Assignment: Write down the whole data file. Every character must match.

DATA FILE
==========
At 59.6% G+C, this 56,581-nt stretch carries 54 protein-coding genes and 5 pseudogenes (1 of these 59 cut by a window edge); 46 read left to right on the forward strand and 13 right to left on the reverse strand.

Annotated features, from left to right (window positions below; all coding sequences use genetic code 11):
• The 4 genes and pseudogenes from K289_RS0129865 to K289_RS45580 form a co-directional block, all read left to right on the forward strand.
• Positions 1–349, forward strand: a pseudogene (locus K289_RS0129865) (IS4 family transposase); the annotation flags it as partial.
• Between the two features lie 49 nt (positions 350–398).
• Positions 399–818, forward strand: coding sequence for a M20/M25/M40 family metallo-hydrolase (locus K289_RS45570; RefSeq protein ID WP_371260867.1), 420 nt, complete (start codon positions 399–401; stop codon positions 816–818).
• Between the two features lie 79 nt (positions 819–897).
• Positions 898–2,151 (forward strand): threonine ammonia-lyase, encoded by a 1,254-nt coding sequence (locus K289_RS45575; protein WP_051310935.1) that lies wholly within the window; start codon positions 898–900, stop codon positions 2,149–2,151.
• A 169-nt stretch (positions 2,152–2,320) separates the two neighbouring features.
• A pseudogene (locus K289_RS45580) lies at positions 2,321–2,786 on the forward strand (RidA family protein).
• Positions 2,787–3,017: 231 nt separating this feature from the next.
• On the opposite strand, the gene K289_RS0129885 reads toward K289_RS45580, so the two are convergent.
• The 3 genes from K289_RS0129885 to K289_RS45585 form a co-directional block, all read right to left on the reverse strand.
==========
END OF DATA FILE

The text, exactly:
At 59.6% G+C, this 56,581-nt stretch carries 54 protein-coding genes and 5 pseudogenes (1 of these 59 cut by a window edge); 46 read left to right on the forward strand and 13 right to left on the reverse strand.

Annotated features, from left to right (window positions below; all coding sequences use genetic code 11):
• The 4 genes and pseudogenes from K289_RS0129865 to K289_RS45580 form a co-directional block, all read left to right on the forward strand.
• Positions 1–349, forward strand: a pseudogene (locus K289_RS0129865) (IS4 family transposase); the annotation flags it as partial.
• Between the two features lie 49 nt (positions 350–398).
• Positions 399–818, forward strand: coding sequence for a M20/M25/M40 family metallo-hydrolase (locus K289_RS45570; RefSeq protein ID WP_371260867.1), 420 nt, complete (start codon positions 399–401; stop codon positions 816–818).
• Between the two features lie 79 nt (positions 819–897).
• Positions 898–2,151 (forward strand): threonine ammonia-lyase, encoded by a 1,254-nt coding sequence (locus K289_RS45575; protein WP_051310935.1) that lies wholly within the window; start codon positions 898–900, stop codon positions 2,149–2,151.
• A 169-nt stretch (positions 2,152–2,320) separates the two neighbouring features.
• A pseudogene (locus K289_RS45580) lies at positions 2,321–2,786 on the forward strand (RidA family protein).
• Positions 2,787–3,017: 231 nt separating this feature from the next.
• On the opposite strand, the gene K289_RS0129885 reads toward K289_RS45580, so the two are convergent.
• The 3 genes from K289_RS0129885 to K289_RS45585 form a co-directional block, all read right to left on the reverse strand.